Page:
Opinion
Education Opinion

Singapore’s City Upon a Hill

By Anthony J. Mullen — April 16, 2010 4 min read
  • Save to favorites
  • Print

Massachusetts

Someplace near where the pilgrims first landed.

Quite a few critics of the American system of education are kept busy seeking “A City Upon a Hill” on foreign shores. One such country is Singapore. After all, Singaporean students rank 1st in the world in mathematics on the latest TIMSS (U.S. students rank 16th) and Singapore boasts a nation of high performing students and excellent schools. Could Singapore be the City Upon a Hill that Puritan leader John Winthrop described while giving a speech aboard the ship Arbelle en route to the Massachusetts Bat Colony? Maybe. But Winthrop was careful to remind his fellow pilgrims that such a city would be carefully watched by “the eyes of all people” and warned of the accusation of hypocrisy should his weary and seasick flock not practice what was taught in the Good Book.

Singapore will be hosting a major education conference in September and has invited distinguished scholars and teachers from throughout the world to share ideas and presentations. One such distinguished teacher is Susan Elliot, the 2009 Colorado State Teacher of the Year and one of four finalists for the 2009 National Teacher of the Year (I may have pulled the sword from the stone but Susan will always best me as Lancelot did Arthur).

Susan Elliot has spent three decades in education and taught thousands of students. She is bright, articulate, and has a great sense of humor. She teaches social studies and history to mainstream and hearing-impaired students-all in the same classroom. Her unique ability to teach social studies and history to both “regular” and hearing-impaired students in the same classroom is a remarkable display of master teaching. Susan is the perfect educator to help represent America’s teachers and deserves a key to this Asian City Upon a Hill.

Susan was excited about traveling to Singapore and sharing her ideas and experiences about methods that could develop the potential of all students to become independent, self-supporting and contributing members of society. And then came her dismissal.

Once the Singapore education officials discovered that Susan was hearing-impaired, they retracted her invitation. The so-called discovery and subsequent retraction of her invitation was an act of disingenuous statesmanship because the Singapore education officials knew all along that Susan was deaf. The official in charge of inviting and then disinviting Susan attributes the mistake to miscommunication. Wait a minute. Singapore is renowned for its academic prowess; surely the highly educated official could read a simple biography that very clearly noted Susan was hearing-impaired. The Singapore education system may be perched on a higher hill than the American system but something is not quite right.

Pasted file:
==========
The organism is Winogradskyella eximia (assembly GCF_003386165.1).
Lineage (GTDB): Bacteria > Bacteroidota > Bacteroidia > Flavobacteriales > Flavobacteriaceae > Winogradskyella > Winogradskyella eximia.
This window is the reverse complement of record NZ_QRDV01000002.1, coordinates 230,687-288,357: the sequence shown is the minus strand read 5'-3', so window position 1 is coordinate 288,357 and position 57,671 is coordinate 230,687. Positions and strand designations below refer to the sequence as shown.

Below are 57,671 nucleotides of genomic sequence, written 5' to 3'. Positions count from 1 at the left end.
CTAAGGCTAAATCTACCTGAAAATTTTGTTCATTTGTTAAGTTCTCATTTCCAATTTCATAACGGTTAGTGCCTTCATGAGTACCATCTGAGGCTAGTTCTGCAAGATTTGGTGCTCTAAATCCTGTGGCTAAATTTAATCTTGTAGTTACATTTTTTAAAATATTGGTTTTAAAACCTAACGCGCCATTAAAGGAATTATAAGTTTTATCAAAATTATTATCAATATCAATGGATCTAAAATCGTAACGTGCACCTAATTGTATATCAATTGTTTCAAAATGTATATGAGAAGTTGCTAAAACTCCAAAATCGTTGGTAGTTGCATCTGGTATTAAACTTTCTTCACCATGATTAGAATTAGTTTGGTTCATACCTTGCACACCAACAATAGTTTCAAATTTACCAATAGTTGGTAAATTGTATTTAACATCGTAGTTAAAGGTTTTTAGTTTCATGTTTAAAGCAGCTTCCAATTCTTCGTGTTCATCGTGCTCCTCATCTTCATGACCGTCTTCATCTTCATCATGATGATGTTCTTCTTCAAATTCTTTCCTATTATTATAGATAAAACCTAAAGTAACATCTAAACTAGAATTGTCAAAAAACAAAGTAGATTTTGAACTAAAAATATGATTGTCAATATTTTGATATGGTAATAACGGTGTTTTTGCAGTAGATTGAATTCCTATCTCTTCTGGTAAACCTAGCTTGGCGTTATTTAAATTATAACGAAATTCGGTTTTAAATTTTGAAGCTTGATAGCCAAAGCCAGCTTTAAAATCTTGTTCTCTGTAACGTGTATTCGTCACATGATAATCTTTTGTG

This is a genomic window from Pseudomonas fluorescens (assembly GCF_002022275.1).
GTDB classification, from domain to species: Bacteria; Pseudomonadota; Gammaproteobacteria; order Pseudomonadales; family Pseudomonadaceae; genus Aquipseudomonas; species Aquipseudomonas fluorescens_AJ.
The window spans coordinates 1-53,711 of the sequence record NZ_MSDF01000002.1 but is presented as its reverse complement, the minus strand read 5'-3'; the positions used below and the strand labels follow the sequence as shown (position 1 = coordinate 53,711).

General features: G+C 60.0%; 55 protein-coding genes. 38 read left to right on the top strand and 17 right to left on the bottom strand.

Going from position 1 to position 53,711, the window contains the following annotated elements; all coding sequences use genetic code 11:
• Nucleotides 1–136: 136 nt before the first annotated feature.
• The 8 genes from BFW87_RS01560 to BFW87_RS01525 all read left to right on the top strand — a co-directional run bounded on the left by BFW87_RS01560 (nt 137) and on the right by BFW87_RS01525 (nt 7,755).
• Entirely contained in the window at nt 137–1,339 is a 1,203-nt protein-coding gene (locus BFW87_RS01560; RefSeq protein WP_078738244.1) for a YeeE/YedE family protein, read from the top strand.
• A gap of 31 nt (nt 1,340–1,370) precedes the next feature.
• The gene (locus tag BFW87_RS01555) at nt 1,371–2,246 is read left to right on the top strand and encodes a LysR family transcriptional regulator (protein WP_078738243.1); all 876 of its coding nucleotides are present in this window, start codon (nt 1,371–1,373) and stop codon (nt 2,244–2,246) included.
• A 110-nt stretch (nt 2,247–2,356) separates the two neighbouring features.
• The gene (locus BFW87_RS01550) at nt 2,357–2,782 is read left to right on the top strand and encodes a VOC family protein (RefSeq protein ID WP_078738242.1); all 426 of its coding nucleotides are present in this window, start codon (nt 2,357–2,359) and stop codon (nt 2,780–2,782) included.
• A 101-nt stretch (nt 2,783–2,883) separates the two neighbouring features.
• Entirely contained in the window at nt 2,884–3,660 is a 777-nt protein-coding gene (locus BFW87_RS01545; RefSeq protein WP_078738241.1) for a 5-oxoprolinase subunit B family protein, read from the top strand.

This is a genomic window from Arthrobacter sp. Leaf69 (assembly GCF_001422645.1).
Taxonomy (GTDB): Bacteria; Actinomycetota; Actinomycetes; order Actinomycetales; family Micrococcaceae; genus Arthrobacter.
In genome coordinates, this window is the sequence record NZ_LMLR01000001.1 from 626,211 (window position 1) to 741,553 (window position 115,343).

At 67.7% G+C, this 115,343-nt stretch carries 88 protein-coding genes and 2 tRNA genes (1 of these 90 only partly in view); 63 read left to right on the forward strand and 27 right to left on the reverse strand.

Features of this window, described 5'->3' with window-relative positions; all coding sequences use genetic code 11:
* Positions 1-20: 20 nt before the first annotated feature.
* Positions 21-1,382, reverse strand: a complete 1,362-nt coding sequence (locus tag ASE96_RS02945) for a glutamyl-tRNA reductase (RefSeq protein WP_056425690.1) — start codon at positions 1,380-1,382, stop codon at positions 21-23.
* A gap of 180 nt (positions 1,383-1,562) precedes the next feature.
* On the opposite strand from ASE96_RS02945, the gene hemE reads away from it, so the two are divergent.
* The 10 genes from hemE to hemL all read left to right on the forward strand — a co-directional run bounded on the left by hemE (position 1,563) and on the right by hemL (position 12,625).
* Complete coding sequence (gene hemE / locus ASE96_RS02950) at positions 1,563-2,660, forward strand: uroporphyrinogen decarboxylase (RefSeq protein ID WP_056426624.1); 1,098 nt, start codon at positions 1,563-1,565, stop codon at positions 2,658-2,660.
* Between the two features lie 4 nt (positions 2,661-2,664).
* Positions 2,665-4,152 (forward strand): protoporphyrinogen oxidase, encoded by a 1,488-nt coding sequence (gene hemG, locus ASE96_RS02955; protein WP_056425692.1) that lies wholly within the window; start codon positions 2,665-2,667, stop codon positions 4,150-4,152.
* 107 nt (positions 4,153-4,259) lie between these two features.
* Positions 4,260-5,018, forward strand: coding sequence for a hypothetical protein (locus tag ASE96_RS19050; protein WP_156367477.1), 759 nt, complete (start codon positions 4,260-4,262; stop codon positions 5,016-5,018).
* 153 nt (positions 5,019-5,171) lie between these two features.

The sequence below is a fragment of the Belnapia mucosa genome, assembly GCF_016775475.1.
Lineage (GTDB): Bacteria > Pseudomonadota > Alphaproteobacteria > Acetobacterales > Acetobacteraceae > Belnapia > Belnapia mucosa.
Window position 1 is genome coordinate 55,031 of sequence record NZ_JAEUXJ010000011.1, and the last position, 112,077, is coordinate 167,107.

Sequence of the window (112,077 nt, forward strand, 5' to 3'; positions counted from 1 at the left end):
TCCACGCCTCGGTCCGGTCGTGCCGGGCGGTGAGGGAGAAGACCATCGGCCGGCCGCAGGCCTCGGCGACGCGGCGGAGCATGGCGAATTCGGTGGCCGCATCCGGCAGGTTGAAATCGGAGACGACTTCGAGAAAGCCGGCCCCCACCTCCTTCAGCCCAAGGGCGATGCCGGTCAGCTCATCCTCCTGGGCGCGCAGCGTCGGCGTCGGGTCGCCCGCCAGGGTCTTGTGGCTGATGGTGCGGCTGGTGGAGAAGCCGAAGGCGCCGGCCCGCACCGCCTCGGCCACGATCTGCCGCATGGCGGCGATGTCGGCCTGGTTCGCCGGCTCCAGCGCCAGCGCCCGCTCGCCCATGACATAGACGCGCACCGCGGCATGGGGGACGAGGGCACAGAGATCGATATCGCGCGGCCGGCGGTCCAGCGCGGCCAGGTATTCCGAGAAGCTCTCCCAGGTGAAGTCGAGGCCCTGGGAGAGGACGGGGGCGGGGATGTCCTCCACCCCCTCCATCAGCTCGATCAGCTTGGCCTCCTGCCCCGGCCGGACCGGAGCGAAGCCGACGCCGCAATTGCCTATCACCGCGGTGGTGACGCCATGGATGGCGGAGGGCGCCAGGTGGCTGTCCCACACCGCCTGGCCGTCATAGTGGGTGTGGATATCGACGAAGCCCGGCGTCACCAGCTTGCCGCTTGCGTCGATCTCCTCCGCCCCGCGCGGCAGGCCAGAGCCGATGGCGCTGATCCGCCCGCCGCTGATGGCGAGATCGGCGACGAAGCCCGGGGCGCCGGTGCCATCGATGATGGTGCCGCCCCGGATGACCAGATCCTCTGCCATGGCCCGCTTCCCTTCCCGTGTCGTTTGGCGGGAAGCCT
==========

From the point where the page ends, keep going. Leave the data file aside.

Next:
Susan Elliot sent a few emails to Singaporean education officials, hoping the “miscommunication” was itself a miscommunication and the whole matter an innocent mistake. She had to defend her disability and remind conference officials that America’s teachers and children are a diverse lot.

How did the Singapore officials respond? Susan was wished a successful future but remains persona non grata at the conference.

The Singapore system of education may be the envy of TIMSS groupies, and from a distance the city appears brightly lit in the night sky. But a peek behind the city walls reveals a flawed and ignorant culture of education.

Maybe, just maybe, Americans came in 16th place on the TIMSS because we are willing to carry a much heavier load. A weight gladly held by teachers such as Susan Elliot.

As I glance out at the cold Atlantic Ocean I think about the pilgrims huddled on a small ship, listening to John Winthrop preach about what it takes to create a City Upon a Hill. Singaporean education officials should heed Winthrop’s warning, lest their country be viewed as hypocrites in “the eyes of all people.”

Oh, by the way, if any teacher would like to email the education official who disinvited one of America’s top teachers, please send a message to Ms. Lynn Koh.

Her email is: KOH_Lee_Leng@moe.gov.sg

Great news! The many caring and compassionate teachers and parents of Singapore’s children have made their voice heard. Susan will be going to Singapore!

I would like to thank all the people who wrote to the education officials and helped to get Susan invited to Singapore. Teachers and parents share a universal understanding of right and wrong and have helped right a bad decision. Below is a very sincere email from the conference committee. I thank them for inviting Susan back to their wonderful country.


Dear Dr Lim

Thank you for your feedback.

The withdrawal of our invitation to Ms Susan Elliot was a mistake on our part. It arose from our misunderstanding about the need for interpreters and her professional experience. The chairman of the Organising Committee has since contacted Ms Elliot and spoken to her personally to convey our sincere apologies. We should have clarified these matters before making the decision. Ms Elliot has accepted our apology and the Organising Committee is delighted that she will participate at the Teachers’ Conference in September. We look forward to her contributions in making the Conference a success.